Although the trend keeps gaining ground daily, medical experts have said that lack of sexuality education at early stage among the girl child and use of contraceptives are reasons teenage pregnancies thrive in Nigeria.

Solutions from experts

Olalekan Azeez, Executive Director for AIDs and Pregnancy prevention for adolescents (Am Pregnant) sensitising young people to be pregnant with information that will help them scale through the adolescent age having realised that that is the most difficult age in one’s life.

“These teenagers and adolescents need information to scale through that age. We use mobile theatre to educate young people in schools and we need to inform them about their sexual reproductive health at early stage from primary schools.

“We need to open the communication gap and let adolescents know that their reproductive health organs should not be joked with. We have different methods for the different ages. and we have been very successful.”

Further,  he stated : “Adolescent and teenage pregnancy is a societal issue. But these days, it tends to be socioeconomic issue. Most of the time, you can see the way most Nigerians are falling into abject poverty. When you move to Ojo Road in Ajegunle, you will see that aming every 10 houses there is a hotel. Who occupies those hotels? They are youngsters from different neighborhoods. You have them across Festac.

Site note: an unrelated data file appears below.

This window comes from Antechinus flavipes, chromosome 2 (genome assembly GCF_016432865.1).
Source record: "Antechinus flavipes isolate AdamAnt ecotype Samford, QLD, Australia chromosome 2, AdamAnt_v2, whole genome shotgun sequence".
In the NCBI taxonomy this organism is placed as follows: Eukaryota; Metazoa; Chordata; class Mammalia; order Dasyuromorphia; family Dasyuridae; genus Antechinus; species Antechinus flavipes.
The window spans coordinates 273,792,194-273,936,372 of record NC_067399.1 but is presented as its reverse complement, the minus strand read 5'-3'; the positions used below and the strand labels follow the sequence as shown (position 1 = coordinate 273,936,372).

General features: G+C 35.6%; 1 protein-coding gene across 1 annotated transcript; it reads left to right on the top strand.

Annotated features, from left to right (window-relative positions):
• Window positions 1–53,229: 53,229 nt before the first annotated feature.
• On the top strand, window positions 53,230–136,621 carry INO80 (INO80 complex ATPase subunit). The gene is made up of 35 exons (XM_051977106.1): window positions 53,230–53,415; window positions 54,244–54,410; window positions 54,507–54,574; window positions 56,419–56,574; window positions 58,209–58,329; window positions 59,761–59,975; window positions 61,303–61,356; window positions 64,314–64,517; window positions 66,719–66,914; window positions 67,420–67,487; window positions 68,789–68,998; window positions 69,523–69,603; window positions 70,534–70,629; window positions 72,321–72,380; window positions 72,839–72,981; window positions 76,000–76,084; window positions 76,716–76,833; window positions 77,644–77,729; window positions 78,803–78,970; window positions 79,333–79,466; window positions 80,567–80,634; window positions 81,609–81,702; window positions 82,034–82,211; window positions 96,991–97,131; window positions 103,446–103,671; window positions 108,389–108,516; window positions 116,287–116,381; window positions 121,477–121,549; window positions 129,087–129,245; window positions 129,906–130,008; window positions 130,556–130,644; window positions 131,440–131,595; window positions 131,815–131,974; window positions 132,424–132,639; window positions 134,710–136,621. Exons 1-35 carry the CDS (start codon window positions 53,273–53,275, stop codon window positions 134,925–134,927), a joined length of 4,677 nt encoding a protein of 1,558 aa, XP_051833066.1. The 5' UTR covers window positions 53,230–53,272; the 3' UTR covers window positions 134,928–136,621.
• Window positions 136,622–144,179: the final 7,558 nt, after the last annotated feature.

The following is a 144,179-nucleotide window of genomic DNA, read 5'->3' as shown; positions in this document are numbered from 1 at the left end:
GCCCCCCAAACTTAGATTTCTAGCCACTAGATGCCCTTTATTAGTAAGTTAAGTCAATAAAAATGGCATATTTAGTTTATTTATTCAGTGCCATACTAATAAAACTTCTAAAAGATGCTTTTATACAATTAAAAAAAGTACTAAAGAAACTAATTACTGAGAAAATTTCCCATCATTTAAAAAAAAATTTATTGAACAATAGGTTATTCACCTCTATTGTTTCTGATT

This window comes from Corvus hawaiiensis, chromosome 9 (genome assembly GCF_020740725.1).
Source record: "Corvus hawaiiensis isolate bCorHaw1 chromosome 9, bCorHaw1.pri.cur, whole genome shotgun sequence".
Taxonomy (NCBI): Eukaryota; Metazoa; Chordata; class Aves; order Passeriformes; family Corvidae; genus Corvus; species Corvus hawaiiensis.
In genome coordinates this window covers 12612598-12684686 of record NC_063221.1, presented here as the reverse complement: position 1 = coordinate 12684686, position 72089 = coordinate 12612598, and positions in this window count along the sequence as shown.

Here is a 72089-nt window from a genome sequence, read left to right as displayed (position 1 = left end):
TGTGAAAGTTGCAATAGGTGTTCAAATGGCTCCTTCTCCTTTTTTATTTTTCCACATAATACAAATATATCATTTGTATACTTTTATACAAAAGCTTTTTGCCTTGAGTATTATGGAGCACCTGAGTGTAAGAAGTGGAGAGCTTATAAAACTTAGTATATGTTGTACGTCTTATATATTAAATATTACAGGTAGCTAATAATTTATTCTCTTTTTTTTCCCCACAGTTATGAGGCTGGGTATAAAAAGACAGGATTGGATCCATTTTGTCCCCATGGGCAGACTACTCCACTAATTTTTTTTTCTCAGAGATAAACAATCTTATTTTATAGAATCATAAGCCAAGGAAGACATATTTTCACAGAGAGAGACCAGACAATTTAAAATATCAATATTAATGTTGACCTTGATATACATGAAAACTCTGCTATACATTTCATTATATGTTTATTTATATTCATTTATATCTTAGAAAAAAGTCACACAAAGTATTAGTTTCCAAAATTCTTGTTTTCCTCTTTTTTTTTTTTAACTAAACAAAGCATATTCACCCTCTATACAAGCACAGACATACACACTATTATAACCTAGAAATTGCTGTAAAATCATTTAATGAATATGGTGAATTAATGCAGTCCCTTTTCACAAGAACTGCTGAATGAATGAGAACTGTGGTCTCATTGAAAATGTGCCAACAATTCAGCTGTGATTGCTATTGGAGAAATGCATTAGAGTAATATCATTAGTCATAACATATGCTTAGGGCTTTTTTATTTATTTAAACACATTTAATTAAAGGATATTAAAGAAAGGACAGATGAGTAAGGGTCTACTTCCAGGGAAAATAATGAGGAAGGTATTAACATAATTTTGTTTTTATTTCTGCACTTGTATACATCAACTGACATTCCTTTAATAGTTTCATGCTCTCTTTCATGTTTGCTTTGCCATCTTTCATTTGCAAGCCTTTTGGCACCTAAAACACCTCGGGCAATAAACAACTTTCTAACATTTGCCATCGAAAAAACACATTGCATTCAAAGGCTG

“Most single mothers want socioeconomic complements. It is from the girl child. This is affecting the fabric of the family.

Social factor was based on the fact that  those child did not open up on child communication earlier. Some are from broken homes and no one to back them up with the necessary information.

“Every month, we receive between 10 and 15 pregnant adolescents especially from Ajegunle. This thing is happening. We empower them for a second chance opportunity.”

He said  there used to be access to information, but these days, there is funds scarcity.

“Even if you give out the funds donors are putting into our system, it is not up to one percent of our total budget. The Nigerian government needs to take out at least  three per cent to spark the awareness.”

It was also noted that adolescents generally lack sexuality information. “They are making new friends daily, coming into schools and having boyfriends. Funds are no longer available to continue with  information, education and communication activities. That can change life.”

In the view of Isaac Moses, Chief and Executive Director, Society for Information and Human Administrative Issues,  a youth-focused organisation in Ajeromi/Ifelodu LGA, specialising on sexual and reproductive health for young people in Nigeria, there are emerging issues that are cross cutting.

“Currently, we have seven pregnant adolescents we are managing. Many people think adolescent pregnancies have to do with upbringing. There are factors like social pressure, experimenting out of curiosity, poverty and more.